DAY 11: How Race Affects Your Health

“From the moment of birth, you are more likely to die if you are black in this country than if you are white. You are less likely to have high quality education, access to health care, financial advancement. All of that leads to worse health outcomes, mortality, chronic illness disability, and it’s due to systemic racism in this country.” – Chrissy Kistler, family physician at UNC Health and instructor in the UNC School of Medicine

The COVID-19 pandemic sheds light on the disproportionately high number of deaths in the Black community. You may have heard about the wealth gap, but have you heard about the wealth-health gap?
According to the NY Times 1619 Project, “racial health disparities are as foundational as democracy itself.” Socioeconomic status and institutional racism lead to disparities across living conditions, limit access to quality health care and contribute to chronic stress. These factors lead to shorter life spans and higher likelihood of adverse health outcomes for people living in poverty and people of color.
Health care costs also make up a significant portion of a household’s annual budget, placing additional stress on families that may not have insurance and access to quality medical care.
Compounding these factors that worsen health outcomes for people of color, Black Americans are much less likely to trust their healthcare providers and healthcare institutions. North Carolina’s Eugenics Program sterilized over 7,000 men and women and was designed to “breed out” nonworking Black residents.
Did You Know?

  • Only 18% of Blacks and 27% of Latinx could not see a doctor due to cost, compared to 13% of White peers. Source: North Carolina Health Equity Report, 2018
  • Black women are more than two times likely to endure a stillbirth than their white counterparts. Source: North Carolina Health Equity Report, 2018
  • Only 1 in 3 Black Americans who needs mental health care receives it. Source: American Psychiatric Association, 2017
  • 34% of Black trans and non-binary individuals have had one or more negative experiences with a health care provider in the last year Source: National Center for Transgender Equality, 2015

A study by the American Bar Association notes that “the poverty in which Black people disproportionately live cannot account for the fact that Black people are sicker and have shorter life spans than their white complements. Racial and ethnic minorities receive lower-quality health care than white people – even when insurance status, income, age and severity of conditions are comparable.”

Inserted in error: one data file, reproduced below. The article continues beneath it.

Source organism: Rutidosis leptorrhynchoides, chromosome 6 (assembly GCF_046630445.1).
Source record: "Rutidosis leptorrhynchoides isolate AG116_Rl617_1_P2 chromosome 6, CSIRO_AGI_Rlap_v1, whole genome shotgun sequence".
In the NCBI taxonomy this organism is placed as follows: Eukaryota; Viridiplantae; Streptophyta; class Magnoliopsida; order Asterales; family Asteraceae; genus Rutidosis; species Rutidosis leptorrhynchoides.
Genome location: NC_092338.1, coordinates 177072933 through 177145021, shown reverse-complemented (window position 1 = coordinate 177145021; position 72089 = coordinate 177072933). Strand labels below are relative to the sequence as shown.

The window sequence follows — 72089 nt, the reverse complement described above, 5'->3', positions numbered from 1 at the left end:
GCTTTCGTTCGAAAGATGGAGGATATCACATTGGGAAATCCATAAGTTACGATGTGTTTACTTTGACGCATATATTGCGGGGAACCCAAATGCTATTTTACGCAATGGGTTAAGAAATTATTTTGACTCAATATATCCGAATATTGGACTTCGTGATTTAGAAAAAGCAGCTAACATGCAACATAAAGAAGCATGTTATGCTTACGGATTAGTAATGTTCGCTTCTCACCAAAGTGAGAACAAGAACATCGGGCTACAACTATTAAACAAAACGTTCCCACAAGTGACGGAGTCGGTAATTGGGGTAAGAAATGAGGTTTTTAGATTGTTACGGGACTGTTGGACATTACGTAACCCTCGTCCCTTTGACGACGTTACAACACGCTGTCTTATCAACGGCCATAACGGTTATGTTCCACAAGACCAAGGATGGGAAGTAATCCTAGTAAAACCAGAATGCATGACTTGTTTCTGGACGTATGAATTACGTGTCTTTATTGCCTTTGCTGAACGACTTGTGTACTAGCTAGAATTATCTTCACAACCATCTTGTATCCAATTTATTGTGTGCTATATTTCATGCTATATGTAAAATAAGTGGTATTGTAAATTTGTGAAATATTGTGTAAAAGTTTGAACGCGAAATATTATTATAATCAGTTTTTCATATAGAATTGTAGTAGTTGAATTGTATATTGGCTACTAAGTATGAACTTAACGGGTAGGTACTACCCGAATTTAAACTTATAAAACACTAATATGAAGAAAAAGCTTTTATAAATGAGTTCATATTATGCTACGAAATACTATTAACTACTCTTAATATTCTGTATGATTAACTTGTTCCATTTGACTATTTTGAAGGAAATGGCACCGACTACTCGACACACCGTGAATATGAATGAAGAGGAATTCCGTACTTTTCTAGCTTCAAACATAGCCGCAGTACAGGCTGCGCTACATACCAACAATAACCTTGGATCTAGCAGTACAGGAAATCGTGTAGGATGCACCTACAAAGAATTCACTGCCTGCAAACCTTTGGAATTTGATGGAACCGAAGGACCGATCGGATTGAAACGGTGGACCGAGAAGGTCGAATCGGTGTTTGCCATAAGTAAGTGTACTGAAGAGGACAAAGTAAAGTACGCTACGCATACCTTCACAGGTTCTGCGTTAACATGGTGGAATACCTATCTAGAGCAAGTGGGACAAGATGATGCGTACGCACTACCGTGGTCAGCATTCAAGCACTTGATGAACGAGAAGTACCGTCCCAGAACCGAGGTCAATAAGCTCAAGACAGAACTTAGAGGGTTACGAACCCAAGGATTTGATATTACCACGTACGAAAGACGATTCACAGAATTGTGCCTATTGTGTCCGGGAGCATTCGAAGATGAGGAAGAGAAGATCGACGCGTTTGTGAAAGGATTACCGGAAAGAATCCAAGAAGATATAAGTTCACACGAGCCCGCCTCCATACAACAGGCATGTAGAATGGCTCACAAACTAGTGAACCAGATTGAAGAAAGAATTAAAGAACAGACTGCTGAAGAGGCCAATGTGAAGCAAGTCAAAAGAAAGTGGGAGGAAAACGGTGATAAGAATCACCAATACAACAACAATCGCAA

TODAY’S CHALLENGE: Do one or more of the following…


Read this article by the Kaiser Family Foundation to learn more about disparities in health and health care.
Review this fact sheet from the American Psychological Association exploring the compounding impact of socioeconomic status and race on health.


Watch this video explaining historical racial disparities that have been amplified by the COVID-19 pandemic.
Watch this TEDMED video to hear David. R Williams, a public health sociologist, discuss why race and deep-rooted systemic racism have such a profound impact on health.


Listen to this podcast from NPR about the U.S. Supreme Court ruling that institutionalized the racist eugenics movement and led to 70,000 forced sterilizations of people of color and people with physical and mental disabilities.


Advocate for health equity to be considered in all policies and processes.
Get involved with your local Community Health Improvement Plan.

United Way Takes Action:
United Way of Central Carolinas is committed to supporting programs and initiatives that reduce health disparities and strengthen the overall well-being of our community. By providing greater access to high-quality health and mental health services, we help people manage and treat all aspects of their health. We accomplish this with nonprofit partners across the Charlotte region, including Care Ring NC, Community Health Services Union County, and Lake Norman Community Health Clinic.
Donate to United Way of Central Carolinas to help advance the fight for health equity.


Take part in this week's service activity: Food Drive

Food insecurity in our region impacts a growing number of families due to the coronavirus pandemic. Our food distribution partners have asked for the following donations: canned entrees (e.g., spaghetti-o’s, chili, etc.), canned meat, canned soup or stews, canned low-sodium vegetables and canned fruit. Learn more and give back.




NEXT TOPIC: Adverse Childhood Experiences (ACEs)  

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